Antibiotic Resistance in Escherichia Coli Strains

Author(s): Mohamed A Jamal*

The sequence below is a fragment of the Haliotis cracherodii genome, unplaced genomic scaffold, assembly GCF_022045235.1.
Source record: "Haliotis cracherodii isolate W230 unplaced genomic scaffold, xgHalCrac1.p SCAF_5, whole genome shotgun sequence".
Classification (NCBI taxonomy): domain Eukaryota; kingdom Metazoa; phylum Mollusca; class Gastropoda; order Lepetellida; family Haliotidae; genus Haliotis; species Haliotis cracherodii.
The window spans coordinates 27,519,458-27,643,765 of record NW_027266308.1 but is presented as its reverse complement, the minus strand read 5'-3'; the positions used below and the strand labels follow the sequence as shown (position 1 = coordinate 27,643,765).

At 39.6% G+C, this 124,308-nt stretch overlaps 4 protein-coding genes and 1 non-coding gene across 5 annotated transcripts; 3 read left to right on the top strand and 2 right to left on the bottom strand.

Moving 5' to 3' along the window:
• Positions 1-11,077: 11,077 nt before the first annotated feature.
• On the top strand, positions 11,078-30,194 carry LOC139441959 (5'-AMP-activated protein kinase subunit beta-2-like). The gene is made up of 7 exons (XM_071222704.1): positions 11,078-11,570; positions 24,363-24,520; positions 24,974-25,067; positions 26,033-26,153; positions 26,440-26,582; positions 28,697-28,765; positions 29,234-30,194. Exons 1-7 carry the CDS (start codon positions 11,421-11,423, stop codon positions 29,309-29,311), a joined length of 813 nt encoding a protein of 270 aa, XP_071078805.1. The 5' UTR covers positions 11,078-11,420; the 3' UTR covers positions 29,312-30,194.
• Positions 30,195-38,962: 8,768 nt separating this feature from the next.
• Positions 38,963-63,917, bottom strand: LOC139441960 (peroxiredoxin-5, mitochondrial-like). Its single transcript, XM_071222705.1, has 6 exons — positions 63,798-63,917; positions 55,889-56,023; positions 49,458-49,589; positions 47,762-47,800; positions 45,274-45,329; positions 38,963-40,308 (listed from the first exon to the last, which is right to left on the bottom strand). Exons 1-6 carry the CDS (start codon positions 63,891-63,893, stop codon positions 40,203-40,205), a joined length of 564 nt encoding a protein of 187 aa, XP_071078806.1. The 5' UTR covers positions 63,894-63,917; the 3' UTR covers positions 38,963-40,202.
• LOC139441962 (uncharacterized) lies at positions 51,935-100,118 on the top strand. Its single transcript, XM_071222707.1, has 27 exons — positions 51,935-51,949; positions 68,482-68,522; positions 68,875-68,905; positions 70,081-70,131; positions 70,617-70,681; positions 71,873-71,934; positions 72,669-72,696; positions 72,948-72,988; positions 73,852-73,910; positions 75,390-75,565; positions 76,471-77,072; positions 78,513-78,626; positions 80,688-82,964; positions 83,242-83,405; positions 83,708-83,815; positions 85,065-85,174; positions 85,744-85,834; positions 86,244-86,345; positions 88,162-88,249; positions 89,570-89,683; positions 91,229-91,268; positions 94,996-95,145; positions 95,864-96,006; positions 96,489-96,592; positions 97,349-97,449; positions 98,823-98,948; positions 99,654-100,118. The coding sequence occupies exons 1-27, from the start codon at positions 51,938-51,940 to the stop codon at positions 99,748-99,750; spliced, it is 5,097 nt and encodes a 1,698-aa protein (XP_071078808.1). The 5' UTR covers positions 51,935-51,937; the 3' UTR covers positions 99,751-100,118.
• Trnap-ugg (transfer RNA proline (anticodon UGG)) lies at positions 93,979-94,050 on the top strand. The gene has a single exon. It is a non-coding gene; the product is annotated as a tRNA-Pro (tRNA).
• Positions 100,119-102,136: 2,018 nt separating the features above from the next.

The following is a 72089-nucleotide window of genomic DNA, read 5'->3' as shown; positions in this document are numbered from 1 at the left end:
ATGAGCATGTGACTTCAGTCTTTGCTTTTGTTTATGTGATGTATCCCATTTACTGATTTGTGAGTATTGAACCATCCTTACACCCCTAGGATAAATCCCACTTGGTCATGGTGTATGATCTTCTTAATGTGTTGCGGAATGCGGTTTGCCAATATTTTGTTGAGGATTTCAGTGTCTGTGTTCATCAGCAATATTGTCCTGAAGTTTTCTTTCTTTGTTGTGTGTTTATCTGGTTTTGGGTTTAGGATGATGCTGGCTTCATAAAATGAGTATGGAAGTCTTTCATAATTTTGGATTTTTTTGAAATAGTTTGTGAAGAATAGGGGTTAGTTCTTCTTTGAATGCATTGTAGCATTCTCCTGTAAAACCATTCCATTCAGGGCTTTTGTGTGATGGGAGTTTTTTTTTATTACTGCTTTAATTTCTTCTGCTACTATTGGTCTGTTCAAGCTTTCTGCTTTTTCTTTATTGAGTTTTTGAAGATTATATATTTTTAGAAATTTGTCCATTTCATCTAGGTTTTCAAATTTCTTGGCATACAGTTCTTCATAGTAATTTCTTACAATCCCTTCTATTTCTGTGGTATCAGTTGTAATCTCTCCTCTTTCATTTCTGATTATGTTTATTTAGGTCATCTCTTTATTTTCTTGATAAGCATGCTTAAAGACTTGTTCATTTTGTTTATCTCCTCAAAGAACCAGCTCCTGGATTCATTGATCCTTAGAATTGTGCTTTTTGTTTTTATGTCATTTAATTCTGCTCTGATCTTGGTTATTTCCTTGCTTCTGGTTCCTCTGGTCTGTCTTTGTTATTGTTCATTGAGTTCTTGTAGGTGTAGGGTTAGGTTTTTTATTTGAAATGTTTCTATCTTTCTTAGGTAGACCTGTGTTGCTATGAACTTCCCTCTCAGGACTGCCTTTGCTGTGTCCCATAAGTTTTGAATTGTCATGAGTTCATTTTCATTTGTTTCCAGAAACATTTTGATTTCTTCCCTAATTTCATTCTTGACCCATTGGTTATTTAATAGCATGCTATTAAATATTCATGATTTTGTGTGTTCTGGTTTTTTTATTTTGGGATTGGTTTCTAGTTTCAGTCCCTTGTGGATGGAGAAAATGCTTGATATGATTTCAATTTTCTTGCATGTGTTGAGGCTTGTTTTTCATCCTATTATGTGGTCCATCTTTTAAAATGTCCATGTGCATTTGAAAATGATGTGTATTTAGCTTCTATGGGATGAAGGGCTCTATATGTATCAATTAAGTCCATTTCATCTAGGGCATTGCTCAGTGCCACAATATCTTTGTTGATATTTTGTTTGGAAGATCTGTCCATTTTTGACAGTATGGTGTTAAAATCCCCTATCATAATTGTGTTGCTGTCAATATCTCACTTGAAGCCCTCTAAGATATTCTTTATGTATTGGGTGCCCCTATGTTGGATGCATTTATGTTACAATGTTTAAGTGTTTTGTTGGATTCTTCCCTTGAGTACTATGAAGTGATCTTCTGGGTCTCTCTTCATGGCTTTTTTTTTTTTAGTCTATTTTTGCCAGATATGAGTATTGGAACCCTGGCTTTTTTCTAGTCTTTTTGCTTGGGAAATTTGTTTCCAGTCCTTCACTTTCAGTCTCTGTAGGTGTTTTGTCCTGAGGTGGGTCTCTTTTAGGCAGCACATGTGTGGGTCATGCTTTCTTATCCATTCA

Antibiotic resistance is a problem of global concern and is frequently associated with human activity. Studying antibiotic resistance in bacteria isolated from pristine environments, such as Antarctica, extends our understanding of these fragile ecosystems. Escherichia coli strains, important faecal indicator bacteria, were isolated on the Files Peninsula (which has the strongest human influence in Antarctica), from seawater, bird droppings, and water samples from inside a local wastewater treatment plant. The strains were subjected to molecular typing with pulsed-field gel electrophoresis to determine their genetic relationships, and tested for antibiotic susceptibility with disk diffusion tests for several antibiotic families: β-lactams, quinolones, aminoglycosides, tetracycline, phenols, and trimethoprimsulfonamide. The highest E. coli count in seawater samples was 2400 cfu/100 mL. Only strains isolated from seawater and the wastewater treatment plant showed any genetic relatedness between groups. Strains of both these groups were resistant to β-lactams, aminoglycosides and tetracycline, and trimethoprim–sulphonamide. In contrast, strains from bird faces were susceptible to all the antibiotics tested. We conclude that naturally occurring antibiotic resistance in E. coli strains isolated from Antarctic bird faeces is rare and the bacterial antibiotic resistance found in seawater is probably associated with discharged treated wastewater originating from Files Peninsula treatment plants. Patients undergoing allogeneic hematopoietic stem cell transplantation (allo-HSCT) are at risk for graft-versus-host disease (GVHD). The gastrointestinal tract has been identified to be a primary target of allogeneic donor T cells in allo-HSCT. The intestinal microbiota is known to interact with the host immune system and has been found to be an important modulator of GVHD. Broad-spectrum antibiotics such as carbapenems are often used in allo-HSCT patients to treat infections but have been found to increase the risk for intestinal GVHD, possibly via bystander depletion of beneficial commensal bacteria. However, whether loss of beneficial commensal bacteria is mechanistically sufficient to aggravate intestinal GVHD is not known. To examine this further, we utilized a mouse model of GVHD to study the effects of meropenem, a commonly used carbapenem in allo-HSCT patients.